Home improvement retailer opens store
News from Grand Rapids Business Journal (subscription):

A company that reclaims building materials has opened a local home improvement store.

Odom Reusable Building Materials said last week that it has opened a store in Grand Rapids, at 1029 4 Mile Rd. NW.

The company has operated a home improvement store in Grawn, southwest of Traverse City, since 1998.

Inventory

Odom sells a range of reclaimed interior and exterior items: doors, cabinets, windows, sinks, flooring, trim, shelving, lighting, bathroom vanities and more.

“We are a ‘dream store’ for do-it-yourselfers,” said Bruce Odom, the store’s owner. “Many of our reclaimed products are ‘rare finds’ that feature a higher level of quality and craftsmanship than new products.”

The company said its prices are “up to 50 percent less than comparable new items.”

Reclaiming process

Odom Reusable Building Materials gets its inventory from donations by homeowners and small businesses, as well as trade-ins.

Trade-in building materials must be in demand, not in surplus and clean — without missing pieces or major damage.

The company also gets its inventory by working with local contractors to remove unwanted building materials from various job sites.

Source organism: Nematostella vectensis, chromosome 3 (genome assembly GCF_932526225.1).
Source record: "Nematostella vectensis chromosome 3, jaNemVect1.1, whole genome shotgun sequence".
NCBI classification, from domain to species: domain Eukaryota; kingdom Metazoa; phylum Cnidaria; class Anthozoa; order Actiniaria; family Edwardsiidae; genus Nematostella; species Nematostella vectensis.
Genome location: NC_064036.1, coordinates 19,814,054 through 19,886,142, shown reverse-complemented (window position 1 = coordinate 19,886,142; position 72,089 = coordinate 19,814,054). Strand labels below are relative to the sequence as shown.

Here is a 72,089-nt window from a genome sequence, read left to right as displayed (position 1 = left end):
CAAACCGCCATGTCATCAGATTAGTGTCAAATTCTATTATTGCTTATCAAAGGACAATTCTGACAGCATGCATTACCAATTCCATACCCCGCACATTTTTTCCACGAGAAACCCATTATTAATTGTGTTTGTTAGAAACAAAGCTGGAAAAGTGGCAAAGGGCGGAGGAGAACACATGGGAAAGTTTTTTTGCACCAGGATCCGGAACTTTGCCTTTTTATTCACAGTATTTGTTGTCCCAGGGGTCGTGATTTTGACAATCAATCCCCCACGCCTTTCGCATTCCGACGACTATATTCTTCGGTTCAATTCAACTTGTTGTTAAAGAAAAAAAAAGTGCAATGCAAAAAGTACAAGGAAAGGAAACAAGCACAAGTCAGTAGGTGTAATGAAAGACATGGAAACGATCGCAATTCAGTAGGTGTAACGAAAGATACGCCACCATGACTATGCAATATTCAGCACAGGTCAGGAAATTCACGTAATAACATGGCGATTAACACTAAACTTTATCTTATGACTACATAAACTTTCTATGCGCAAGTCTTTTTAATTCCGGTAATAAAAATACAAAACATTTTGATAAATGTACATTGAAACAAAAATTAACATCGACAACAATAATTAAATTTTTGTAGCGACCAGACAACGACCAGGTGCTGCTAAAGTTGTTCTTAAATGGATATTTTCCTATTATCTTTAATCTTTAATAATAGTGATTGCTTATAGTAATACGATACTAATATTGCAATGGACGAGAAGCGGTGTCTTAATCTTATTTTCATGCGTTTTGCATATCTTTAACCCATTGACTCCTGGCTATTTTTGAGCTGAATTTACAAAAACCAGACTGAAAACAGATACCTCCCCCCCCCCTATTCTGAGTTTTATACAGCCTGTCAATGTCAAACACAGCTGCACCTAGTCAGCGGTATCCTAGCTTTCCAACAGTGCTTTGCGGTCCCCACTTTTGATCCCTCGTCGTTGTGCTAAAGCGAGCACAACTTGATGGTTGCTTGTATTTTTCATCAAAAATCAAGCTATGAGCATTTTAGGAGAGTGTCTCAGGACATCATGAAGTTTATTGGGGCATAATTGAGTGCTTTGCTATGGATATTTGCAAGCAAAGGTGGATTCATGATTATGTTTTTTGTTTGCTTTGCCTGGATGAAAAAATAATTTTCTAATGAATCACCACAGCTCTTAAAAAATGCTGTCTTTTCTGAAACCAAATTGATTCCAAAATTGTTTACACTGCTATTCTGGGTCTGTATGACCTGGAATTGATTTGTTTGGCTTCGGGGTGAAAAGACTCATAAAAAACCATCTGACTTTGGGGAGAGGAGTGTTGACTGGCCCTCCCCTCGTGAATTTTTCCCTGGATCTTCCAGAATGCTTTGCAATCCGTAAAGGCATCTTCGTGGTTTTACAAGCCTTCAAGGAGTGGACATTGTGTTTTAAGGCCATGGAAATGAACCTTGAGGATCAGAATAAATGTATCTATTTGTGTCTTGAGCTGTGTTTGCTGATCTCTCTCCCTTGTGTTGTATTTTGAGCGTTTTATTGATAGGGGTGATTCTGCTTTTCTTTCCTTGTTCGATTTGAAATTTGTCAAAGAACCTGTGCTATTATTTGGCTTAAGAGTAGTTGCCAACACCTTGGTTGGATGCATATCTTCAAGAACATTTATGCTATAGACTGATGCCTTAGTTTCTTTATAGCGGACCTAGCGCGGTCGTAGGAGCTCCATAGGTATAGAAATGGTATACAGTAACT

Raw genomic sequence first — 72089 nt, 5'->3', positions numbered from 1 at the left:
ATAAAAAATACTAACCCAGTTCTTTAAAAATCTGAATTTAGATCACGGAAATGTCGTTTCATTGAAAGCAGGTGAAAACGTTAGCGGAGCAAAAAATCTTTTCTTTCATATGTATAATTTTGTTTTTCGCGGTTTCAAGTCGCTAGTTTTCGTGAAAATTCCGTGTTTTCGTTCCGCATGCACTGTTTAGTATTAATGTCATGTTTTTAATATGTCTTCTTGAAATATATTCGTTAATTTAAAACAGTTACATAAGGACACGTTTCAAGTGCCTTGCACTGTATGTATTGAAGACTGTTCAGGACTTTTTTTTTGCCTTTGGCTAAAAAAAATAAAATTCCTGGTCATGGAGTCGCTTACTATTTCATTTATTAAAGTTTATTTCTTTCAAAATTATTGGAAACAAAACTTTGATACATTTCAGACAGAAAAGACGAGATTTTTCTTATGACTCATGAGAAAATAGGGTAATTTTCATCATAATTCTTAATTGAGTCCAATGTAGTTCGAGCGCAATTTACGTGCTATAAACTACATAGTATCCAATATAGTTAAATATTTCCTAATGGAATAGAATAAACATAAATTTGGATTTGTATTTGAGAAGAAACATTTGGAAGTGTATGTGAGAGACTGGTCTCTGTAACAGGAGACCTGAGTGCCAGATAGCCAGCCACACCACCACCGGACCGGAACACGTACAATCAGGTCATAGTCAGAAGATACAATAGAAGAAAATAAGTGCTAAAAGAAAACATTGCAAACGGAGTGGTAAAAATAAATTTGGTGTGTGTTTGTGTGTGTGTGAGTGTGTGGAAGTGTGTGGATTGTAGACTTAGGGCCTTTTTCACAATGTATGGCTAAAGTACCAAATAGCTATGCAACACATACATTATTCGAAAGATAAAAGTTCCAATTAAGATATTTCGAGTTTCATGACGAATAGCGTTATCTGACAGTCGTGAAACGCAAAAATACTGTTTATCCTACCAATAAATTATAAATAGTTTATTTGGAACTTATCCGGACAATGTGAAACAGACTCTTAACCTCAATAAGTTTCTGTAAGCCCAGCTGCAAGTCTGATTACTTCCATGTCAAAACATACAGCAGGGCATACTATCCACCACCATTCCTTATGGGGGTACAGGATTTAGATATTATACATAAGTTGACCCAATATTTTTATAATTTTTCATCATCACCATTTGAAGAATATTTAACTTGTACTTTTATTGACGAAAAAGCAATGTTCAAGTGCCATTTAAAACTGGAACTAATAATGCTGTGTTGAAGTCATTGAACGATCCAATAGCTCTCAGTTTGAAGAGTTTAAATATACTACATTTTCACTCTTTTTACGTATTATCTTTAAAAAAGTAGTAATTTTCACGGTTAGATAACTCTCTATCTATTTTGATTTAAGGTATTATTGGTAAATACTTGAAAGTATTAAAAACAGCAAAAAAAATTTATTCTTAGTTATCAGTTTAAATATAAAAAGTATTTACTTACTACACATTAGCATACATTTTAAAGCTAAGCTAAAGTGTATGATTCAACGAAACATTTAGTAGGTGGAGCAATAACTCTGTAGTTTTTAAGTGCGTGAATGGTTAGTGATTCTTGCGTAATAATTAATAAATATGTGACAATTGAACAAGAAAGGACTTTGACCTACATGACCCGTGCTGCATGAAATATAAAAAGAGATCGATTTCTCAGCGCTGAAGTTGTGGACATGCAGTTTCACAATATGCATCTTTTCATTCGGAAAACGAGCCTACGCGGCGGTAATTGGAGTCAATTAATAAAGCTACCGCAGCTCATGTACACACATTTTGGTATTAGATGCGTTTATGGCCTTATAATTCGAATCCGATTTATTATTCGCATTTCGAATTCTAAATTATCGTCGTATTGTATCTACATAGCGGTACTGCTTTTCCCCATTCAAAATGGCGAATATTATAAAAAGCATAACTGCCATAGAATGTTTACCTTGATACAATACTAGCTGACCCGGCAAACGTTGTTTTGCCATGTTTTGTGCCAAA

“Our service saves contractors valuable time and expenses,” Odom said. “Hauling and tipping fees associated with the removal of…………… continues on Grand Rapids Business Journal (subscription)

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Related News:

Globe: Home Improvement Spending On the Rise
News from Boston.com:

Alex Romanowicz works on a door in Cambridge on a street with many home construction projects going on. Contractors have been seeing more business this year as consumers spend more on home remodeling and improvement projects.

Suzanne Kreiter/Globe staff

Homeowners are finally getting around to those home remodeling projects they were forced to put off during the worst of the recession, according to The Boston Globe.

According to the Globe’s report, demand for home improvement projects is forcing companies like New England Design & Construction to put customers on a waiting list for at least three months.

The Globe reports:

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